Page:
“We had to have a lot of persever­ance,” Marisol said. “We

Tony's many adventures in the entertainment industry brought him in contact with celebrities such as comedian George Lopez. Tony also toured with Linda Ronstadt in the 1990s.

Tony’s many adventures in the entertainment industry brought him in contact with celebrities such as comedian George Lopez. Tony also toured with Linda Ronstadt in the 1990s.

heard from the doctors that he wasn’t going to wake up or (they said) ‘the best we can do is make him comfortable’ or ‘he’s not going to make it’ or ‘he’s not going to be able to walk anymore.’

“Our faith was bigger than that. Our faith was that Tony wanted to be with me and he wanted to be with his daughters,” Marisol said. Their daughters, Andria and Briana, were 15 and 17 years old when Tony was injured.

“We were expecting miracles, even though we couldn’t see it with our eyes and with the doctors we weren’t giving a good diagnosis. We were see­ing it with our faith.”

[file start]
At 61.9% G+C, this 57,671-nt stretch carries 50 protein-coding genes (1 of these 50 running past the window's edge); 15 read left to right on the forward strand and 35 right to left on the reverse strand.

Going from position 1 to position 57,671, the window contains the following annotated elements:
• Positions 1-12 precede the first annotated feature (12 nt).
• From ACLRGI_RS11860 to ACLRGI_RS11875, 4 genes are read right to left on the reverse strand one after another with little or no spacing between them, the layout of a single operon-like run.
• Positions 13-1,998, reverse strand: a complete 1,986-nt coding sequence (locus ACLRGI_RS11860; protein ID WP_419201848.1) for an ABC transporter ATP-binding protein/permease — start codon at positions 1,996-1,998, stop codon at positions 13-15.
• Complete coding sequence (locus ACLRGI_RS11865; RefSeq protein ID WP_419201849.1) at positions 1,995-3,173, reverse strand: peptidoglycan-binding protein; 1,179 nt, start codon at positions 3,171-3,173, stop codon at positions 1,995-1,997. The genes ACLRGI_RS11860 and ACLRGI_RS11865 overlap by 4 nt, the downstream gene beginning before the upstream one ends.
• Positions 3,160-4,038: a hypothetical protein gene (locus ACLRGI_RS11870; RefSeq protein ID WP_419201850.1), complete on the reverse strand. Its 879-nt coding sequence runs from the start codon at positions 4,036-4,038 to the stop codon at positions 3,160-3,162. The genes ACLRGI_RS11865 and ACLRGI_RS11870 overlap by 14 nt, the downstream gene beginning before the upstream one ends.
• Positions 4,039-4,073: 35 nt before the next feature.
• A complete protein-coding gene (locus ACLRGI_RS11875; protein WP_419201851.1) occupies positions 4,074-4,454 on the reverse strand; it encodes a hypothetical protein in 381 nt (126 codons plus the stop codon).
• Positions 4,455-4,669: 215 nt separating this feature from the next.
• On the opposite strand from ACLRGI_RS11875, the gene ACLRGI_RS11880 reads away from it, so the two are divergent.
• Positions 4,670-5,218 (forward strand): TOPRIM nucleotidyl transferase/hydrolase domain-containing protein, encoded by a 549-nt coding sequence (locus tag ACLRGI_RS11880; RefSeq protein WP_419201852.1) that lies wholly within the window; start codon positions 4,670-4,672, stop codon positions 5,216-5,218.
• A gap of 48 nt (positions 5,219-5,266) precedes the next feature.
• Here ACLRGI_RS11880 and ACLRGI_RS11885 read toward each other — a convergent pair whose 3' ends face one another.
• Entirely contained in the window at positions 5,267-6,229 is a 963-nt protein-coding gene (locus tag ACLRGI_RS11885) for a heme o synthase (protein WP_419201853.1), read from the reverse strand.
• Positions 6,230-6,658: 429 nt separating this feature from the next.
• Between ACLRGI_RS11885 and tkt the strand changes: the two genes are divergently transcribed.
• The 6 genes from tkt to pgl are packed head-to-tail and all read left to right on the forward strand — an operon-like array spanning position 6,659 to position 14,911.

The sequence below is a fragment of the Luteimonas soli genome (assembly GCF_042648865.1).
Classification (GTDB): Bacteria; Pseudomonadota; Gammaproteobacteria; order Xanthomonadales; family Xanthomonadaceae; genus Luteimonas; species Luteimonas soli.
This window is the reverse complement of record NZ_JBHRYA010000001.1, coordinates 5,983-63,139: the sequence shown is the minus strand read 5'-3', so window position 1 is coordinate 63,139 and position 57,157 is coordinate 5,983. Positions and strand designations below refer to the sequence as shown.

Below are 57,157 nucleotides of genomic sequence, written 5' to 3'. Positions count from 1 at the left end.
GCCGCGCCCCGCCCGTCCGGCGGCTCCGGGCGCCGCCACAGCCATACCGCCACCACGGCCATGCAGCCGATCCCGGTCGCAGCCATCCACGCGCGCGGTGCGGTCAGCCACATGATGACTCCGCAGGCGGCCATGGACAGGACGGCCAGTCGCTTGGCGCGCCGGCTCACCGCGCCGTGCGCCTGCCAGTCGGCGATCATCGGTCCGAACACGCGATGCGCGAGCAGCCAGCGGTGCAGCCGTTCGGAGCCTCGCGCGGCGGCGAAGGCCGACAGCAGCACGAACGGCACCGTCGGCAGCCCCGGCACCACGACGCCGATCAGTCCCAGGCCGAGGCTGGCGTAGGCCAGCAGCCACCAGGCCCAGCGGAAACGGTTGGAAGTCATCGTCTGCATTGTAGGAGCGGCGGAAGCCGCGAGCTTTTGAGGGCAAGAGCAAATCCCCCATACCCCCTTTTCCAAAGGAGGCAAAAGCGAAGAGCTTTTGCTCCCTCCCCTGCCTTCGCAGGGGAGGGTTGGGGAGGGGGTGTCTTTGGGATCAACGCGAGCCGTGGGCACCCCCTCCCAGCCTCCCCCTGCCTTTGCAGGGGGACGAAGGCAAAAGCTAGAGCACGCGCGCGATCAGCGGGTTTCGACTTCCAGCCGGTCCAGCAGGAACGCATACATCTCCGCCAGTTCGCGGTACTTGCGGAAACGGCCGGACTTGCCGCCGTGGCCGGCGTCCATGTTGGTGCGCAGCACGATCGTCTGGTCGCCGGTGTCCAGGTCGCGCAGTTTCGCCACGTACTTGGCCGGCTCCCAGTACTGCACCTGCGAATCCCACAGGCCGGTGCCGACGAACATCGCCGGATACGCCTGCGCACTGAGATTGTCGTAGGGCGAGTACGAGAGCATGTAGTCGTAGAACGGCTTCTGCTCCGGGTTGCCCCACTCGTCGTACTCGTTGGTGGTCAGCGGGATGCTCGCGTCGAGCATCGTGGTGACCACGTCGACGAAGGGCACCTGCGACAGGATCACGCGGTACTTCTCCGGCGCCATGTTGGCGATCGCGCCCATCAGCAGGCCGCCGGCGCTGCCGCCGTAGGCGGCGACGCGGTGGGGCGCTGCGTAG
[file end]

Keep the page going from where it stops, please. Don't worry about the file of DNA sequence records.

The couple now visits Cal State San Marcos twice a year to talk to students of physical and cognitive therapy, both graduate and undergraduate, to offer them a case study in faith and perseverance.

“I learned from somebody that to re­cover from a injury, we have to have faith. We have to have family and friends. And we have to have a good medical staff around us, a whole cir­cle,” Marisol said.


One response to “Faith pulls injured Charro’s family together”

  1. Judy Taylor says:

    Hi Tony,
    I am a local Warner Springs Wild West performer and saw you perform with Linda Ronstad years ago. I am thrilled to hear you’re back in good health and roping again. I did not know you recovered and in fact heard many rumors you had passed away, I regret that I had repeated that rumor to an agent recently. Please forgive me, I should have looked up this information myself.
    God speed in your full recovery and hope to see you at a show to give you a personal hug and introduction.
    Blessed health
    Judy Taylor